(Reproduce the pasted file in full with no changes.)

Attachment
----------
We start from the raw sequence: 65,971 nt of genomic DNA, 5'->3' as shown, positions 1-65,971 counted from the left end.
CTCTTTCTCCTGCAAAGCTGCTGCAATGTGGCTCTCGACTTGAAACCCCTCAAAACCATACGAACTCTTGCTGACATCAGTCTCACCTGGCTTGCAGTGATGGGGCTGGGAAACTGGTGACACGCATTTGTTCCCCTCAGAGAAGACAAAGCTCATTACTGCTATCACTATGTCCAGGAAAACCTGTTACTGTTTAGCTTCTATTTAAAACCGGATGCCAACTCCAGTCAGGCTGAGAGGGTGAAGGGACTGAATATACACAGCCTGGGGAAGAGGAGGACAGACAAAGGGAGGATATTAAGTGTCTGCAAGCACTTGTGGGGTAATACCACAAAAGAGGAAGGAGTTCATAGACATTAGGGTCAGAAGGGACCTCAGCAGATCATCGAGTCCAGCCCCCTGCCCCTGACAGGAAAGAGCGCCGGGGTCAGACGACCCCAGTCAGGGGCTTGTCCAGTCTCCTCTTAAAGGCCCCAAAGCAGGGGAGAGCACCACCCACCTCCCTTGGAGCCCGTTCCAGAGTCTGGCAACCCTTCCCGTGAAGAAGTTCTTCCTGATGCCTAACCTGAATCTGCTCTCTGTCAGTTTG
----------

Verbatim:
We start from the raw sequence: 65,971 nt of genomic DNA, 5'->3' as shown, positions 1-65,971 counted from the left end.
CTCTTTCTCCTGCAAAGCTGCTGCAATGTGGCTCTCGACTTGAAACCCCTCAAAACCATACGAACTCTTGCTGACATCAGTCTCACCTGGCTTGCAGTGATGGGGCTGGGAAACTGGTGACACGCATTTGTTCCCCTCAGAGAAGACAAAGCTCATTACTGCTATCACTATGTCCAGGAAAACCTGTTACTGTTTAGCTTCTATTTAAAACCGGATGCCAACTCCAGTCAGGCTGAGAGGGTGAAGGGACTGAATATACACAGCCTGGGGAAGAGGAGGACAGACAAAGGGAGGATATTAAGTGTCTGCAAGCACTTGTGGGGTAATACCACAAAAGAGGAAGGAGTTCATAGACATTAGGGTCAGAAGGGACCTCAGCAGATCATCGAGTCCAGCCCCCTGCCCCTGACAGGAAAGAGCGCCGGGGTCAGACGACCCCAGTCAGGGGCTTGTCCAGTCTCCTCTTAAAGGCCCCAAAGCAGGGGAGAGCACCACCCACCTCCCTTGGAGCCCGTTCCAGAGTCTGGCAACCCTTCCCGTGAAGAAGTTCTTCCTGATGCCTAACCTGAATCTGCTCTCTGTCAGTTTG